4. Burial - “Loner”

"Loner" may not be the best track from British dubstep producer Burial's new EP Kindred, but it is the most immediate. From the eerie vocal sample that introduces it ("There is something out there…..") to when those vaulting synthesizer arpeggios come in around the 1:30 mark and never seem to leave for any sustained period of time, “Loner” conveys that creepy, walking alone in the city at 3 AM mood even better than anything on Burial’s 2007 full length Untrue. Now we just need another full length. Until then, the Kindred EP is out now on Hyperdub

5. The Saddest Landscape - “This Heals Nothing”

I was a fan of The Saddest Landscape before seeing them live last weekend, but I don’t think I realized just how great they were until that show. In particular, I’ve come to appreciate their new record After The Lights quite a bit, largely due to their performance of this track “This Heals Nothing.” I firmly believe that it’s the best song on the record now, and certainly the most emotionally charged. Andy Maddox’s vocals are the highlight here, and his use of militaristic lyrical imagery is seriously chilling. It all comes to a head at the very end with a shouted repetition of the song’s title. It’s powerful stuff. Hopefully I’ll get to see them again soon, when they officially release After The Lights at The Space in Hamden on March 18th. The album is available for purchase now from Topshelf Records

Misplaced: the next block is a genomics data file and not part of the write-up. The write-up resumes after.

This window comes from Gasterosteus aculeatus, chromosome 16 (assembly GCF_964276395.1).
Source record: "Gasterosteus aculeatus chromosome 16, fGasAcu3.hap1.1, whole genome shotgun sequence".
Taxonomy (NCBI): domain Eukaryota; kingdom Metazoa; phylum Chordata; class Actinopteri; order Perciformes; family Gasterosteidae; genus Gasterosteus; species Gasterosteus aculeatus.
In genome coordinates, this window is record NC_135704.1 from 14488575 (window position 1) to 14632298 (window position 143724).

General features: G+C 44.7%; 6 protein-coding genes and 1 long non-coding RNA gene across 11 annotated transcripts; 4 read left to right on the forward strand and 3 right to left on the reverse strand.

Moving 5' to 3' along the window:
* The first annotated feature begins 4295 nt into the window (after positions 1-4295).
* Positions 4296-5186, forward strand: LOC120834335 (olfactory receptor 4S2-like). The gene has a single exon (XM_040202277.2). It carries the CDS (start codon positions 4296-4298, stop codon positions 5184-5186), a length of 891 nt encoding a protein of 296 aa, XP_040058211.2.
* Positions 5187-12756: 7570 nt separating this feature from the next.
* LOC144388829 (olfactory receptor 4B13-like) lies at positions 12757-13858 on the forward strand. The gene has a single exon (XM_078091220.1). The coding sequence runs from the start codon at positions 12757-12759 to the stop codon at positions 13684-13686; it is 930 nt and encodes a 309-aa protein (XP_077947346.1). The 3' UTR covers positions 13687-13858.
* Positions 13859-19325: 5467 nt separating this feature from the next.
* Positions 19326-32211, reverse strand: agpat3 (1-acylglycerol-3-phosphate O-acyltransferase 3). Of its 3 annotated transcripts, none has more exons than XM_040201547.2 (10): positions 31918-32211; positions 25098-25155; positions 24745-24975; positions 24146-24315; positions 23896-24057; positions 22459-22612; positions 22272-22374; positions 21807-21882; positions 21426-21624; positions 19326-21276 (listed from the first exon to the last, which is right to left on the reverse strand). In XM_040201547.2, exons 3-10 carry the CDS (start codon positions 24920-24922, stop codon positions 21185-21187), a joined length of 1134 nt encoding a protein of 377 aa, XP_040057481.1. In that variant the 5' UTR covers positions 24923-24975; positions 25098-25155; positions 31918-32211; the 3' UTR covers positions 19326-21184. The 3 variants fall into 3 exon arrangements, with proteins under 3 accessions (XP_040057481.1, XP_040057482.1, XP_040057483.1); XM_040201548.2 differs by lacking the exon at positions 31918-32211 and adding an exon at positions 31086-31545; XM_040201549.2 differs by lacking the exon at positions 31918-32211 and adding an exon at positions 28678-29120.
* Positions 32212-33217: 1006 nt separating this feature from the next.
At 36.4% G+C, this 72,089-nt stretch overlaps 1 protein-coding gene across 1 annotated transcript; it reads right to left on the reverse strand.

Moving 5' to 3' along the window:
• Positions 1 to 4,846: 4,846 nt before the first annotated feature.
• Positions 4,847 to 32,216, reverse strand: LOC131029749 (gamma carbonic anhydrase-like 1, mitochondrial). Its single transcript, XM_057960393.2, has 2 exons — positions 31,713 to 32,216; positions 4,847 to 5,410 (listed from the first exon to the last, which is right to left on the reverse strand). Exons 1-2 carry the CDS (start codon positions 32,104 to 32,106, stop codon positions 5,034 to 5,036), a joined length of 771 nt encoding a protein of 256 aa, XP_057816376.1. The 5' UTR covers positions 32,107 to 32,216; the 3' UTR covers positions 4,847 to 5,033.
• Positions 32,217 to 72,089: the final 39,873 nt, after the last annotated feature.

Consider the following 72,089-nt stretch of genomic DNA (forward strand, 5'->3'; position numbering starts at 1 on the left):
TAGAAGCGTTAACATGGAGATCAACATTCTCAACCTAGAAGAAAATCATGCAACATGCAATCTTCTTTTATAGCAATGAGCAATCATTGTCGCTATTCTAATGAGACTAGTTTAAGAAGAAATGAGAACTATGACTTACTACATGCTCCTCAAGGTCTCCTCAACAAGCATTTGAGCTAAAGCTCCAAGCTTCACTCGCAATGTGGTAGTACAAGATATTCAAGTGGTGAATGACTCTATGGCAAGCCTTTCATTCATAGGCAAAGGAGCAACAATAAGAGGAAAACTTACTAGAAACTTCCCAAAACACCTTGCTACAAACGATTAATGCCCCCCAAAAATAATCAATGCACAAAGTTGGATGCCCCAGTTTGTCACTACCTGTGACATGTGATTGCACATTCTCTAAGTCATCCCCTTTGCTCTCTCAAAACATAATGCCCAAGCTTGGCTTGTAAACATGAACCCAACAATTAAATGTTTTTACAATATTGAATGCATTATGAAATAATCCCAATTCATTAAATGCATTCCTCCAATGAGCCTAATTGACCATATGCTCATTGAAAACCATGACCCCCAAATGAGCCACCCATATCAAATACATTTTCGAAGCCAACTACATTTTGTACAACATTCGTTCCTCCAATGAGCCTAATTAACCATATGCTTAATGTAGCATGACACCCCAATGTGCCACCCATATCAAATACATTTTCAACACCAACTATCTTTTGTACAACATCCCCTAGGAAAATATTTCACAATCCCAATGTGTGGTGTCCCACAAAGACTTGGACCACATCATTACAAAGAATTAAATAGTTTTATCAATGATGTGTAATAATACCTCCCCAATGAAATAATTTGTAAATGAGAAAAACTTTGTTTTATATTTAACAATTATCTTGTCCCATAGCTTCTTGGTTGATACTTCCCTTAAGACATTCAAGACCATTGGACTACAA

6. Ceremony - “Quarantine”

If it hasn’t already, Ceremony's new LP Zoo is sure to piss off some hardcore purists when it comes out on March 6th. If you want to see why, look no further than this track “Quarantine,” one of my favorites from the album. Instead of staying true to the raging hardcore punk style of their previous releases, Ceremony adopts a sort of lackadaisical Replacements-style slacker swagger. I’m not sure if the stylistic change is meant to be a “fuck you!” to 80s hardcore purists or if it’s just a genuine representation of what they want to sound like now, but I’m all for it either way. Zoo is out now on Matador Records